such a majority that Tennessee will
not again be considered a doubtful
NEWS AND NOTES.
Over at Chattanooga they continue
to hold mass meetings and protest
against injunctions granted by the
high courts against striking shop
men. We thought the strike settled
some time last summer. Chattanooga
citizens seem to be as slow as the
Tennessee jury sytem.
David Haynes Taylor, star catcher
of the Appalachian League and son
of Gov. and Mrs. Alf A. Taylor, was
married Saturday to Miss Nellie
Pope, of Lenoir City. The Governor
performed the ceremony.
Memphis, our big neighbor on-the-bluff,
possesses the best and the fast
est police department in the United
States. They get 'em.
The season is rapidly approaching
when it will be well to remember the
things Gov. Taylor manages to make
fit into Democratic vacancies. For
instance, take a glance at Gus En
loe's old job.
PARDONS I. W. W. MEN
Were Twice Convicted in Memphis
Frank Boggio and William Hines,
known members of the I. W. W., twice
convicted of bigbVay robbery, were
pardoned soon after they reached the
penitentiary by Gov. Taylor without
even a petition filed with him or the
pardon board asking that he intervene.
Thus is the information that became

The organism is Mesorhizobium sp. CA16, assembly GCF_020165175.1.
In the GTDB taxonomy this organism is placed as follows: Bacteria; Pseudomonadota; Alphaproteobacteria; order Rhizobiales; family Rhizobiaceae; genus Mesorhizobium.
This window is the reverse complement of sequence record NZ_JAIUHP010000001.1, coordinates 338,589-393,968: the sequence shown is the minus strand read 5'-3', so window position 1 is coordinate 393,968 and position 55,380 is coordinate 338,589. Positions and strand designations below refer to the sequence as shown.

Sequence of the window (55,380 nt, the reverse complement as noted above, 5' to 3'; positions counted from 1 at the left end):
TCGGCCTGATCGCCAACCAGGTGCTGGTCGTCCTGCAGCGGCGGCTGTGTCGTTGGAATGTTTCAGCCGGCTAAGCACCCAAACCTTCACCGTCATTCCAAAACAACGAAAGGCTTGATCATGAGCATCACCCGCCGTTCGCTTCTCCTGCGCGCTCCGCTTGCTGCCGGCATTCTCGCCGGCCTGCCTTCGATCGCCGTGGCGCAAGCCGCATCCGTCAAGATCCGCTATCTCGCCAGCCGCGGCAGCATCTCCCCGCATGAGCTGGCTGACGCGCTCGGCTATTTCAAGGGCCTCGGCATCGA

public for the first time in Memphis
The Nashville information is to the
effect that Judge A. B. Pittman of the
third circuit court interested himself in
the behalf of the men and that it was
after talking and corresponding with
kim that Gov. Taylor turned the men
It was during the reign of terror in
the spring of last year that two men
walked into Charles Batestrino's store,
on the South Parkway, not far from
where the Illinois Central Railroad
crosses about noon. In the store at the
time there was the driver of a packer's
wagon delivering meats. The two
bandits held them both up at the point
of pistols and wounded Batestrino
slightly. He had the rare good fortune
to drop just as one of the men fired and
the bullet from the pistol only grazed
the top of his head. Boggio and Hines
were arrested a few minutes after the
crime going south on the railroad.
At the first trial they were represented
I T n i . -i .
oy jesso jMjgmgton. jjotn men were
convicted and everyone who beard the
testimony thought that the verdict was
Headquarters of the I. W. W. in
Chicago heard of their trouble and sent
one of their legal staff down to repre
sent them. It was Miss Caroline Lowe.
She got R. Grattan Brown into the case.
She went on a diligent search for new
evidence and got some from Marion,
Ark. Oo the strength of that new evi
dence Judge Harsh granted anew trial,
by when the new evidence materialized
it didnot seem to have much effect on
the judge or the jury, for the men were
convicted again. Judge Harsh io sen-!
tenciDg them to o to Io years in the
penitentiary, expressed the opinion
that they were guilty. They appealed
and the supreme court took the same